Kaylee Jo has been a member of 4-H, and for the past seven years she has been keeping a journal of the time, sweat, blood, and energy that has been spent doing 4-H related activities.
“I have kept track of hours used for various projects, money lost and gained with raising/showing animals, and time spent helping shape others around me. This was the first year I was able to compete in the 4-H State Record Book competition and I conquered my challenge,” she said. This year Kaylee Jo won in the Utilizing Science and Technology field with her Veterinarian Science project. “I encourage all youth to set and work toward a goal and give it everything you’ve got because eventually it will pay off,” said Kaylee Jo.
For Kaylee Jo it paid off big. “I will be receiving a $1,500 scholarship to the college of my choice, plus a trip to National Congress in Atlanta, GA in November,” she said.
Community-minded young lady

Kaylee Jo Guthrie

Kaylee Jo Guthrie


Kaylee Jo was able to represent three different organizations with one trip to Blanchard Springs Caverns in March. She was able to make a public appearance and spread the word about America’s National Teenager Scholarship Organization. As a member of the Izard County Drug and Tobacco Coalition, she picked up cigarette butts around the park and educated others on the dangers of tobacco. As a 4-H’er she used her leadership abilities in team building activities. Above all else, she set a positive example for others to follow and wore her beautiful smile all day long.
“I had an amazing day at Blanchard Springs Caverns with close to 100 4-H’ers from several different counties. We went on the Dripstone Cave tour, picked up cigarette butts at the park, went on a hike, learned about water pollution, and made ice cream in a bag. I was glad I was given the opportunity to represent three major organizations in my life, 4-H, ANTSO, and the Izard County Drug Coalition team. I really enjoyed leading some of the group activities and setting a good example for those around me,” said Kaylee Jo.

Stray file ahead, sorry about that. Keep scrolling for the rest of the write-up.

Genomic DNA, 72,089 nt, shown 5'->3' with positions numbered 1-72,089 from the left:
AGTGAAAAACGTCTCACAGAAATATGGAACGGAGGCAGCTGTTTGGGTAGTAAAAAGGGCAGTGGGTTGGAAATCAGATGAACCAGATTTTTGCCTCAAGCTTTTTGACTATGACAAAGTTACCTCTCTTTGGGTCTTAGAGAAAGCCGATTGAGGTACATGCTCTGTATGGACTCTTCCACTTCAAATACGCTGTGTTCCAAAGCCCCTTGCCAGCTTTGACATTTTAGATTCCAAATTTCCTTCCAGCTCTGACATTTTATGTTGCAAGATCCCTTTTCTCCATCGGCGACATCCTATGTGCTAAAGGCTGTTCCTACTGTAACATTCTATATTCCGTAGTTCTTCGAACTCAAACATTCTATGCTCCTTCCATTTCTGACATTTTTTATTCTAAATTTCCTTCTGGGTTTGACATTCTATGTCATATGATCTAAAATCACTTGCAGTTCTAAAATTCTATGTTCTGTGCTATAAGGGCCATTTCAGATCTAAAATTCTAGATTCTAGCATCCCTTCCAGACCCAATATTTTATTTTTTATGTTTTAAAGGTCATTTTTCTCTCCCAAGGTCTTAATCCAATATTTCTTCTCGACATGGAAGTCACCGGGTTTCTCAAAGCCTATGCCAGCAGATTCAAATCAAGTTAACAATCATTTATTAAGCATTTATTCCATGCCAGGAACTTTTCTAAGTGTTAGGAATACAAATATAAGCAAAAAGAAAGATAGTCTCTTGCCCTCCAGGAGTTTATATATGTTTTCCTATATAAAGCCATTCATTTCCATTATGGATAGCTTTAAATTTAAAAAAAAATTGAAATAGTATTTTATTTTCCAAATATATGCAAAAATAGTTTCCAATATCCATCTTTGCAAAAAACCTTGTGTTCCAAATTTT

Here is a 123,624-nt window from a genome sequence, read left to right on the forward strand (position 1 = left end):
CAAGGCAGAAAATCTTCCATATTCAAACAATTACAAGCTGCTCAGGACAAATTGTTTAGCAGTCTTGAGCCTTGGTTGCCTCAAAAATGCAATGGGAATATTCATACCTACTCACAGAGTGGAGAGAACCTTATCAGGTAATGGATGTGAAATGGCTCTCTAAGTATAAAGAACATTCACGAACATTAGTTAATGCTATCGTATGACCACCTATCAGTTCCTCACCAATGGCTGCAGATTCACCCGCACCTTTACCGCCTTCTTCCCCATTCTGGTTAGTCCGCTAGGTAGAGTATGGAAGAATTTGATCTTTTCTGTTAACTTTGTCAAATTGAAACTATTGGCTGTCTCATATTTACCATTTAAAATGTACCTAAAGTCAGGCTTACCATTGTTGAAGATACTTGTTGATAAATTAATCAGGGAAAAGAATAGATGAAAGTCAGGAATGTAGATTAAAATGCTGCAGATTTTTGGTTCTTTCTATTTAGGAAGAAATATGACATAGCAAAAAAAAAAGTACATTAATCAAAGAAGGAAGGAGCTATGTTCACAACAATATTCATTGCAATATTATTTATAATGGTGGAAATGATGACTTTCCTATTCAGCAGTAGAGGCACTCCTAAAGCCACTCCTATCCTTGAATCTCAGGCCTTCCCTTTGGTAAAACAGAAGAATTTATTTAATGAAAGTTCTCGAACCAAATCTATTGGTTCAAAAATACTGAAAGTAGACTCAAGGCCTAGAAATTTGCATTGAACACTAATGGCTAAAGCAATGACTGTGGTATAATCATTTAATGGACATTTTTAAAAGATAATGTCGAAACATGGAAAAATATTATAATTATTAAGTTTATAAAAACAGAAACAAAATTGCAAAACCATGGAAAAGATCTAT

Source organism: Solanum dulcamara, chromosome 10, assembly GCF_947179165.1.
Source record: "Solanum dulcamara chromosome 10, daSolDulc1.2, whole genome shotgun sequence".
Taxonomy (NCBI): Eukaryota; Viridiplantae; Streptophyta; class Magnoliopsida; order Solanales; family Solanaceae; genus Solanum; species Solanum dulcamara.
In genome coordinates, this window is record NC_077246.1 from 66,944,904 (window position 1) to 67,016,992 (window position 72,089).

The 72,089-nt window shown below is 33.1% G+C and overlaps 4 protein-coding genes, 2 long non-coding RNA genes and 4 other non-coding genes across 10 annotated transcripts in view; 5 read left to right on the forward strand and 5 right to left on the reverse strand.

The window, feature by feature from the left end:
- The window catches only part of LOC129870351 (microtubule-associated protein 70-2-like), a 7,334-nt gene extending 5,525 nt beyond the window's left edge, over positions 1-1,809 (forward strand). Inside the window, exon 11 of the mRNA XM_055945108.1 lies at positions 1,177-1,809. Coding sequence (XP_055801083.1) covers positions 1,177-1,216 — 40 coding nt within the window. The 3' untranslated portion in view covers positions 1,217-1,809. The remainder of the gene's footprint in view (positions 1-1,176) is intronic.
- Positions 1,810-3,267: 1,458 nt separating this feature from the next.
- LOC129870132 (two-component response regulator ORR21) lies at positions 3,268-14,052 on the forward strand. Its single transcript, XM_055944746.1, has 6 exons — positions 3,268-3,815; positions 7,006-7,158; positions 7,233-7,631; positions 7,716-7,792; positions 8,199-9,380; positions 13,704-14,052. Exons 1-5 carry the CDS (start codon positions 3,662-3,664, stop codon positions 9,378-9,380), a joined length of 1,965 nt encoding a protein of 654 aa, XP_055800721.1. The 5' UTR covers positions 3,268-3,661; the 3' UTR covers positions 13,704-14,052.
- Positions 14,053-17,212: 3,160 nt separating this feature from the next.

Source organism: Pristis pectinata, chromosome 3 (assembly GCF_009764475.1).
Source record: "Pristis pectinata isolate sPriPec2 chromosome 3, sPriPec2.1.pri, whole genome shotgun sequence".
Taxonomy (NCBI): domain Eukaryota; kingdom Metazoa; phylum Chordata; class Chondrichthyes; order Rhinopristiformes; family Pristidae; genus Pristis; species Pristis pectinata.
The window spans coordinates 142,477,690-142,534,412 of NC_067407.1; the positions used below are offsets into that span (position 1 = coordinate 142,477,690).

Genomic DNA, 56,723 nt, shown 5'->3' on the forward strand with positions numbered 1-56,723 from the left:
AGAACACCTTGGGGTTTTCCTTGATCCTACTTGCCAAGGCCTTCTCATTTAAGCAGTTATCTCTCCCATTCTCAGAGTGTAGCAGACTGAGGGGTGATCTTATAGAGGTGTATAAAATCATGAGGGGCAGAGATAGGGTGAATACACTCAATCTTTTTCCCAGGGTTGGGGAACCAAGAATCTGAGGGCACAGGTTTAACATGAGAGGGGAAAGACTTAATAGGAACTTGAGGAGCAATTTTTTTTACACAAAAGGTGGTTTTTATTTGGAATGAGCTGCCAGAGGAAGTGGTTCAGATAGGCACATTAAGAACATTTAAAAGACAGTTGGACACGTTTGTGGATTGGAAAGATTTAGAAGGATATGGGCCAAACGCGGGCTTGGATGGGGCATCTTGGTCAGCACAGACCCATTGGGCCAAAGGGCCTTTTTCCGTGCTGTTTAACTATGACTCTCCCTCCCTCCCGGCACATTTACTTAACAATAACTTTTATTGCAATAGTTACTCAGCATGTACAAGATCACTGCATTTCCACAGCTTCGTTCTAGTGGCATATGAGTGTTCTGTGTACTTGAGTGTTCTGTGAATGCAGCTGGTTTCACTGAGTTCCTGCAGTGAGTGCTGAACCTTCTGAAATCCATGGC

ANTSO stands for American’s National Teenager Scholarship Organization and is the organization in which Kaylee Jo represents the State of Arkansas. This is the 46th year for ANTSO and is currently directed by Jenny Telar. ANTSO represents all 50 states and offers young ladies a pageantry that weighs heavily on academics, community service, and leadership abilities.
The 2016 America’s National Teenager Scholarship Organization pageant will be held July 26 through August 1.
Kayle Jo stated, “As many of you know I will be competing for America’s National Teenager. One of the awards given is People’s Choice, the girl with the most likes and views on her video wins. I would really appreciate if you would open this link, watch my video, like it and then share it with your friends. Thank you all so much for all the support and encouragement I have received from all of you along the way.” Kaylee Jo’s video may be viewed at https://youtu.be/yBLpPgGW_rI. The more likes Kaylee Jo receives on her video, the more likely she is to win People’s Choice.